At the same time, don’t just look on the ground for blood. You’ll often find blood on bushes, tall grass, and trees that the wounded deer brushes up against as it moves by. Every so often, take a detailed look ahead and around you. You just might catch a glimpse of an antler or a patch of white on the ground indicating the location of the dead deer.
As a general rule, wounded deer often (but not always) run downhill. They also often often run to water and/or heavy cover. I found the first doe I ever shot literally in the middle of a creek at the bottom of a hill after tracking her for about 100 yards. Getting her out of there was not fun!
So what do you do if the blood trail ends, but you still can’t find the deer? First, mark the end of the trail. Then, take a step back and reevaluate the situation. If it’s getting dark, head back to camp and resume the search in the morning. You’d be amazed at how different things look in the light of day.
Whatever you do, don’t lose hope and don’t hit the panic button. Sometimes it can help to take a break and clear your head. This is where those markers you were leaving along the blood trail come in handy.
I once shot a feral hog in Texas just before dark. I thought I made a good hit, but the hog was leaving a very sparse blood trail (which hogs are known to do) that petered out about the same time my flashlight battery started to die. I clearly marked the spot with surveyor tape and headed back to camp. The next morning I followed the trail I had marked to where it ended. I looked up and saw the dead hog about 15 feet away bedded in some bushes. However, it was camouflaged well enough that there was no way I was going to spot it at night before I was practically stepping on it.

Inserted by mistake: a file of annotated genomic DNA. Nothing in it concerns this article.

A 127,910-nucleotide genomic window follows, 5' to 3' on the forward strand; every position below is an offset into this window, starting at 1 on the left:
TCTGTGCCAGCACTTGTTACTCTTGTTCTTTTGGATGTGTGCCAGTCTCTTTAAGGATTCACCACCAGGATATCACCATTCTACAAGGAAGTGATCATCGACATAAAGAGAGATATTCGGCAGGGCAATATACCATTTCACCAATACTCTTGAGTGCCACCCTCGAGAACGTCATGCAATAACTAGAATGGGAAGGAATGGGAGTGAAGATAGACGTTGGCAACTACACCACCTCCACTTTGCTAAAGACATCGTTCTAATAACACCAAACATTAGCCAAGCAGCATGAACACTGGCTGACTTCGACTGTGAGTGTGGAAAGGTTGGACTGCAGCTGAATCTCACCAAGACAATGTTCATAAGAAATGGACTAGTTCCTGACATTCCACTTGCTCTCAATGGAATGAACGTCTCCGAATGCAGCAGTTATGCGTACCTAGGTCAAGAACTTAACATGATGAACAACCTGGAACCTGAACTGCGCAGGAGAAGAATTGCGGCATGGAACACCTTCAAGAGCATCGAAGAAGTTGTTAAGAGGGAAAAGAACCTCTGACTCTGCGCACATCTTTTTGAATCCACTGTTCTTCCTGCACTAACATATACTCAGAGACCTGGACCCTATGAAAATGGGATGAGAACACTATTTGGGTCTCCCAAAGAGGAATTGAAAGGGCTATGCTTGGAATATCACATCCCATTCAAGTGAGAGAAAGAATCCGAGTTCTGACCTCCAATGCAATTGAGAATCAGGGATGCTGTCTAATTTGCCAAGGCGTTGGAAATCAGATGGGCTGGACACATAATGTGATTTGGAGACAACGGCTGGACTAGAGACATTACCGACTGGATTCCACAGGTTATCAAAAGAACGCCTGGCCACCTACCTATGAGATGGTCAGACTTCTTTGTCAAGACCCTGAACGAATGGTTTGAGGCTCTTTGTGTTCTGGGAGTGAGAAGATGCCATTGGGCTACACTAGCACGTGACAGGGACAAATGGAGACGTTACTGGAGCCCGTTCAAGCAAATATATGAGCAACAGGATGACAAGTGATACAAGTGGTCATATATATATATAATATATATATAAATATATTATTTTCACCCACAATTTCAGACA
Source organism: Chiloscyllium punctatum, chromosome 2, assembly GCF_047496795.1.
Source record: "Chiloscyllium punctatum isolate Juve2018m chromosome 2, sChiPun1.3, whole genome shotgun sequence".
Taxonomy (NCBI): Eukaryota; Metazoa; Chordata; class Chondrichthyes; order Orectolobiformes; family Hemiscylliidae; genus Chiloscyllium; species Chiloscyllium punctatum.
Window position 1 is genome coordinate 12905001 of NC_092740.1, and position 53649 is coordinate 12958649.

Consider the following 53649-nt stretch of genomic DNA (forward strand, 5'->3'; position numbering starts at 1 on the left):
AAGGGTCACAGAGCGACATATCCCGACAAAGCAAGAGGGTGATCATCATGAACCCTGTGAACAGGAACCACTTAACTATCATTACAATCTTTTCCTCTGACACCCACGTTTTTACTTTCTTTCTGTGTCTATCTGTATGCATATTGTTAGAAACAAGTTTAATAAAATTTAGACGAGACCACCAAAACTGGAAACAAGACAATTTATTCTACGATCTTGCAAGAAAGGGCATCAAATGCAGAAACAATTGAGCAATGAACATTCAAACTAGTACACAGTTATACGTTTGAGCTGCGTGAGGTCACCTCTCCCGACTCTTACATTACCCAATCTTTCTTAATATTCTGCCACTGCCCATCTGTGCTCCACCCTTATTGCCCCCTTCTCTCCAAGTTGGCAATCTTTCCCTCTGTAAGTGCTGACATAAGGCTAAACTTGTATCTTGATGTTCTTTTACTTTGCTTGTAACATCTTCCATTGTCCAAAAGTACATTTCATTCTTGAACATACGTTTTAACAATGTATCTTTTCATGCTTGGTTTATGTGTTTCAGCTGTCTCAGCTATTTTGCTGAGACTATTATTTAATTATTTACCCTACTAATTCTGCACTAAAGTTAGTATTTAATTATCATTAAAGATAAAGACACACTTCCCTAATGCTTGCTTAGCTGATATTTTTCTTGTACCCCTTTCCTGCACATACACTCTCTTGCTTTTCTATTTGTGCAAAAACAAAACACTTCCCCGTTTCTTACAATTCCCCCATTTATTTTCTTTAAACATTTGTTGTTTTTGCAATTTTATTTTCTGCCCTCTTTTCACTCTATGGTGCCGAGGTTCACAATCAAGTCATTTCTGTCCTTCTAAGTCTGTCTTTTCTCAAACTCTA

Sometimes it’s not that easy though. If the blood trail runs out, you can then conduct a zig-zag search starting at the end of the blood trail along the wounded deer’s final direction of travel. If that doesn’t work, search near water sources and in any nearby pieces of cover that it might have bedded down in.
If you still can’t find the wounded deer, another strategy is to start conducting a detailed grid search using a GPS. This can help you thoroughly cover all the ground in the area without missing a spot. The same rules apply though: don’t get in a hurry, look in and around thick cover and water, and be on the lookout for both the resumption of the blood trail (unlikely, but possible) or finding the actual deer.
Unfortunately, despite our best efforts at following the blood trail, we sometimes lose a wounded deer. We owe it to the deer to do everything you can to find it, but sometimes it just doesn’t work out. Especially if the blood trail indicated a hit to one of the limbs, this might mean the deer will survive the wound. Unfortunately, this is not often the case, especially with gut shot animals, and it is always with a heavy heart that we have to give up the search on a seriously injured deer.
If you have to give up without finding your wounded deer, I recommend notching your tag. From a conservation standpoint, you should treat that deer as deceased and at least mentally count it against your bag limit for that hunting area and season.
On a long enough timeline, losing a wounded deer happens to the best of us. If it does happen, reevaluate everything that could have gone wrong and resolve to do better next time.
Like what you see here? You can read more great hunting articles by John McAdams on his hunting blog. Follow him on Facebook The Big Game Hunting Blog, Twitter @TheBigGameHunt and on Instagram The_Big_Game_Hunter